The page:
A lean, decently choreographed actioneer going for the Dad Movie of the Year Award

Michael Cuesta’s American Assassin is a basic, but briskly paced (and sometimes well-toned), action movie about how America’s own worst enemies are often monsters of its own creation. It’s no accident that our Special Forces-lean hero (Dylan O’Brien) and villain (Taylor Kitsch) look almost exactly alike. They are reflections of one another. One, an operative whose trauma and rage is used like a tool by the government to execute it’s orders, the other, a discarded veteran who was left to die when he failed to follow those same orders. Nothing really separates the two men and their desire for vengeance other than the targets OF that vengeance.

This is all semiotic territory that the movie doesn’t exactly dive deep into, but it’s always there, simmering. An Iranian general snidely points out to the CIA after 15 pounds of weapons-grade plutonium goes missing that maybe the US should stay out of dealing with weapons of mass destruction in the Middle East, since the last time resulted in the deaths of over 500,000 Iraqis. The CIA sits there and doesn’t respond. What can they say? The movie, though, never offers a solution to the problem of America perpetuating the creation of it’s own enemies, other than that it should take on the responsibility to kill those same enemies, creating an endless cycle of violence.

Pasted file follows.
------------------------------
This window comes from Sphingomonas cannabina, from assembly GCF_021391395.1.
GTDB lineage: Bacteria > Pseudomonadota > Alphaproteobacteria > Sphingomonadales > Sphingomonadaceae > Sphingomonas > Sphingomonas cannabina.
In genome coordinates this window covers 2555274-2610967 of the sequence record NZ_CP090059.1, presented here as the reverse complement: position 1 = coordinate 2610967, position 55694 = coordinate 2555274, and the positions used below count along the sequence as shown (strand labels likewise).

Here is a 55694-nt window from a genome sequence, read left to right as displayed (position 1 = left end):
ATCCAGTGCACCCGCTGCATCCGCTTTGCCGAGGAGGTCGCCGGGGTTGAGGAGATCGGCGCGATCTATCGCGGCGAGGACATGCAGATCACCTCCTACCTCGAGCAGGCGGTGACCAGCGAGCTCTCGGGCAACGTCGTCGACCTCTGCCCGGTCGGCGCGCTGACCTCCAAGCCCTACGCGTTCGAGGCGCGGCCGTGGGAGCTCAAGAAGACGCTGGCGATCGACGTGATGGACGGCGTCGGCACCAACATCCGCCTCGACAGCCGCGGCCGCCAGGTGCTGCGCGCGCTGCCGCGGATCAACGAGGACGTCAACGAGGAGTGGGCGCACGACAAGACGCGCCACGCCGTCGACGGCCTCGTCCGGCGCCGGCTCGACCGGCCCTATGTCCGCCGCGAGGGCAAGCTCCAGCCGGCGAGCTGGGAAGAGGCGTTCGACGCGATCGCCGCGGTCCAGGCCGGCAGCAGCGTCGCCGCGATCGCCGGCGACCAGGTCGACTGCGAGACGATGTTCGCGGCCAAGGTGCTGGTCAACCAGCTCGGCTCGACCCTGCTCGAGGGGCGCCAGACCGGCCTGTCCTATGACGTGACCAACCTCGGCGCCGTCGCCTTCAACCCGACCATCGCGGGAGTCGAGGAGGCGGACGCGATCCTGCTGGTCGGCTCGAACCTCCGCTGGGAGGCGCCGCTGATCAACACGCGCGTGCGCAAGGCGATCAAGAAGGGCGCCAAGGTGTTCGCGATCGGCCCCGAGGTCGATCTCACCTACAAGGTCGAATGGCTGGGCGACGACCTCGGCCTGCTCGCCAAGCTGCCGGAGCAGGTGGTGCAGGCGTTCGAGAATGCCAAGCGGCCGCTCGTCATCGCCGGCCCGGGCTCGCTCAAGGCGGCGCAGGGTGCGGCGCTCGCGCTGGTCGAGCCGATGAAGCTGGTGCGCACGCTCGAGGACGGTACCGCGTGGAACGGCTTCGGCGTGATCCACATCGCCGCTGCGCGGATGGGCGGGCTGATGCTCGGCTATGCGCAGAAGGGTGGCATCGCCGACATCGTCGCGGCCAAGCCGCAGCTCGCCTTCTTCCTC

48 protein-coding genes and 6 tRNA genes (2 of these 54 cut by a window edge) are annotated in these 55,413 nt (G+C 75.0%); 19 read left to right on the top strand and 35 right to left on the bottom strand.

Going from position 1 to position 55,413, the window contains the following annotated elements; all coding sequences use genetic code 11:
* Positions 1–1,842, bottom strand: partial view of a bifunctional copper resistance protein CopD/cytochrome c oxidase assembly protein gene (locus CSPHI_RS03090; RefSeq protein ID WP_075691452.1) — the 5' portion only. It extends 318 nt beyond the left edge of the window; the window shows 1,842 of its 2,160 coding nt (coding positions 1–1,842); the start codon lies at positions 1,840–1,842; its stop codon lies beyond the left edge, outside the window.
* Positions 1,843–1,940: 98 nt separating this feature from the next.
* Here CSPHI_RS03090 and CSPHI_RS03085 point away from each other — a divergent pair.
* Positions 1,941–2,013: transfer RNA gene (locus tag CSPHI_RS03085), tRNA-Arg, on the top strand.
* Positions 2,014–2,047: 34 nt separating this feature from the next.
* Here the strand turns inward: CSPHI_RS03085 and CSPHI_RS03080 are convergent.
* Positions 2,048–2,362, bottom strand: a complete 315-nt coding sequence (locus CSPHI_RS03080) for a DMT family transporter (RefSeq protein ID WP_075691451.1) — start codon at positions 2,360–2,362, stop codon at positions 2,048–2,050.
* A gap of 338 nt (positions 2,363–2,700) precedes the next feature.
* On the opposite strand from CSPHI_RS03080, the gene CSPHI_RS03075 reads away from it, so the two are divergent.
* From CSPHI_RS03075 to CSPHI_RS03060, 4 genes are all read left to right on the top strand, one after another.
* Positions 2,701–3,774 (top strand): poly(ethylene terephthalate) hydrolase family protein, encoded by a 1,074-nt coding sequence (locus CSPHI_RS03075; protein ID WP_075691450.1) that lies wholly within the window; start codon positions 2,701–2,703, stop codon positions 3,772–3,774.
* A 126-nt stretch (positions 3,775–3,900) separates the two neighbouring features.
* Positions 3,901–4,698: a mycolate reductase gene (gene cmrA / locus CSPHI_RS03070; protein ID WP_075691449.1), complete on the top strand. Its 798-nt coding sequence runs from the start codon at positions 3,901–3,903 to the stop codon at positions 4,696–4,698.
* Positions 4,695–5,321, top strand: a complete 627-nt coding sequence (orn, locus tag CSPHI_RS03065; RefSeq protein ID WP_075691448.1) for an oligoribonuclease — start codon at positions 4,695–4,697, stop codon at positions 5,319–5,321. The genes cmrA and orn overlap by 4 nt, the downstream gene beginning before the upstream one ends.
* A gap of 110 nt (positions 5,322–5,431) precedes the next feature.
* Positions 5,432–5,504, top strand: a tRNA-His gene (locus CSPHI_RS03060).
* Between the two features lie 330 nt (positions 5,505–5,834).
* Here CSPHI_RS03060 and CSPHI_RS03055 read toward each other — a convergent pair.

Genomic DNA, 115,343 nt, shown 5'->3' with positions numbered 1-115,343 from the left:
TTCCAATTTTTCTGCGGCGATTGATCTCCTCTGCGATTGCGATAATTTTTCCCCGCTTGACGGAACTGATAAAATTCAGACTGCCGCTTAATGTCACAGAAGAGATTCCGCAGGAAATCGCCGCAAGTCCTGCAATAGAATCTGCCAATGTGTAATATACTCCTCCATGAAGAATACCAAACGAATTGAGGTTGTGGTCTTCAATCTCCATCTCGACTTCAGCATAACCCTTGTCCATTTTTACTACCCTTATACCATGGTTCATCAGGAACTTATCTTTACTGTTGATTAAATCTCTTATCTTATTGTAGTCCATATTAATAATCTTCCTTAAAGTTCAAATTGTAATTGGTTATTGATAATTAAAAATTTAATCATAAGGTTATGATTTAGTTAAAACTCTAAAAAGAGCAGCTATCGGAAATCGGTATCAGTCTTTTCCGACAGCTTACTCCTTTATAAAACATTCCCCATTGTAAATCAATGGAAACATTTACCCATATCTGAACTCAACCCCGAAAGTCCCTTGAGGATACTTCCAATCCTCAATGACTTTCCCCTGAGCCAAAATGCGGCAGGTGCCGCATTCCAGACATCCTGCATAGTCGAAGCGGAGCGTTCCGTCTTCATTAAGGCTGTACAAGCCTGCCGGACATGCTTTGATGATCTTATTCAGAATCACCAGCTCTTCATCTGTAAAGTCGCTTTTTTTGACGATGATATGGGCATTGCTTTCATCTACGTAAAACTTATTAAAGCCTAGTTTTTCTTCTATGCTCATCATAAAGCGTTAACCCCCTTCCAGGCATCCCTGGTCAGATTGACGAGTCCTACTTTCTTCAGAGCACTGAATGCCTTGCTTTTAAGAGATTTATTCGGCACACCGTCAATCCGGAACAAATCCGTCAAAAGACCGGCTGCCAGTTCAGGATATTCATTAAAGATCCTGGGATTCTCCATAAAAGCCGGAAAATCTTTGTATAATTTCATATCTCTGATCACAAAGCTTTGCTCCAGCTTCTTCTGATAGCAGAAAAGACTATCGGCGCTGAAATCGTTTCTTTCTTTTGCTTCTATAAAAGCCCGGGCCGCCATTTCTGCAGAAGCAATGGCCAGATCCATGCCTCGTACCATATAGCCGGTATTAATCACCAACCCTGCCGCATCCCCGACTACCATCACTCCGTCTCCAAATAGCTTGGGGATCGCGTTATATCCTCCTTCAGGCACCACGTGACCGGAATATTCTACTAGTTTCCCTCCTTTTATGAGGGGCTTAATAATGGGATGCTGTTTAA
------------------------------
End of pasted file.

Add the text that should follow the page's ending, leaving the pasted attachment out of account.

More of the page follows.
Other than a handful of plot contrivances and the lack of follow-through on the aforementioned thematic details, American Assassin is a remarkably solid for your typical post-9/11 American Power Fantasy. It never gets bogged down with endless exposition or set-up. The movie moves along from Mitch Rapp (O’Brien) losing his fiance during a terrorist attack, to his training, to his recruitment, to the main plot, all crisply and efficiently. Describing the plot in greater detail feels unnecessary, as any passing familiarity with the beats of a Tom Clancy novel will let you know what’s going on.

The film features some pretty good action set pieces, most often in its one-on-one fights, like when O’Brien is tussling with Scott Adkins during training, or raiding the apartment of an arms dealer. It’s nice to see the continued fallout from the success of The Raid and John Wick leading to practical and actor-driven stunt work. It helps when you have the likes of Adkins (always a welcome sight in an action flick) beating the crap out of people, not to mention Michael Keaton showing up to take his turn as the grizzled badass character that Liam Neeson forged the way for with Taken.  Between this and Spider-Man: Homecoming, it’s clear Keaton had some pent up amoral bad guy parts in him.

For an action movie fan, there are worse ways to spend an afternoon than with American Assassin. And, if anything, it has a scene where Michael Keaton is having his fingernails pulled, where he screams at his torturer “I’ve got nine more, motherfucker!”. And that makes it all worth it.